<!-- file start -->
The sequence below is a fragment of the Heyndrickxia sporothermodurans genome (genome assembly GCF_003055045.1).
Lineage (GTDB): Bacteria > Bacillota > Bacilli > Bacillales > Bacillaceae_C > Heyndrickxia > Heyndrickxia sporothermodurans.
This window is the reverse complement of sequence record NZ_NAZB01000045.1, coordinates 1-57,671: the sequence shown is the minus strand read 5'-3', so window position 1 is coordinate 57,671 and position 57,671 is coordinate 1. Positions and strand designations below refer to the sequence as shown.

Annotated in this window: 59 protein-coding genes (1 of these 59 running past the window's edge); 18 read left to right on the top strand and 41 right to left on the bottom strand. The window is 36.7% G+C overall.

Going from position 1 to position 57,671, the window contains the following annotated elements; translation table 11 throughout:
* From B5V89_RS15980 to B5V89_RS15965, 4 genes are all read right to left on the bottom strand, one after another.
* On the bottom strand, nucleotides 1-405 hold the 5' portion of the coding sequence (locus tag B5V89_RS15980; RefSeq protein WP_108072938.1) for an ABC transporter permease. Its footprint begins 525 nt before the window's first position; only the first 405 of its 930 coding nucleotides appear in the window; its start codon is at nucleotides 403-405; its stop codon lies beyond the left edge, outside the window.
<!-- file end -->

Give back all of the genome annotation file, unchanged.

The sequence below is a fragment of the Heyndrickxia sporothermodurans genome (genome assembly GCF_003055045.1).
Lineage (GTDB): Bacteria > Bacillota > Bacilli > Bacillales > Bacillaceae_C > Heyndrickxia > Heyndrickxia sporothermodurans.
This window is the reverse complement of sequence record NZ_NAZB01000045.1, coordinates 1-57,671: the sequence shown is the minus strand read 5'-3', so window position 1 is coordinate 57,671 and position 57,671 is coordinate 1. Positions and strand designations below refer to the sequence as shown.

Annotated in this window: 59 protein-coding genes (1 of these 59 running past the window's edge); 18 read left to right on the top strand and 41 right to left on the bottom strand. The window is 36.7% G+C overall.

Going from position 1 to position 57,671, the window contains the following annotated elements; translation table 11 throughout:
* From B5V89_RS15980 to B5V89_RS15965, 4 genes are all read right to left on the bottom strand, one after another.
* On the bottom strand, nucleotides 1-405 hold the 5' portion of the coding sequence (locus tag B5V89_RS15980; RefSeq protein WP_108072938.1) for an ABC transporter permease. Its footprint begins 525 nt before the window's first position; only the first 405 of its 930 coding nucleotides appear in the window; its start codon is at nucleotides 403-405; its stop codon lies beyond the left edge, outside the window.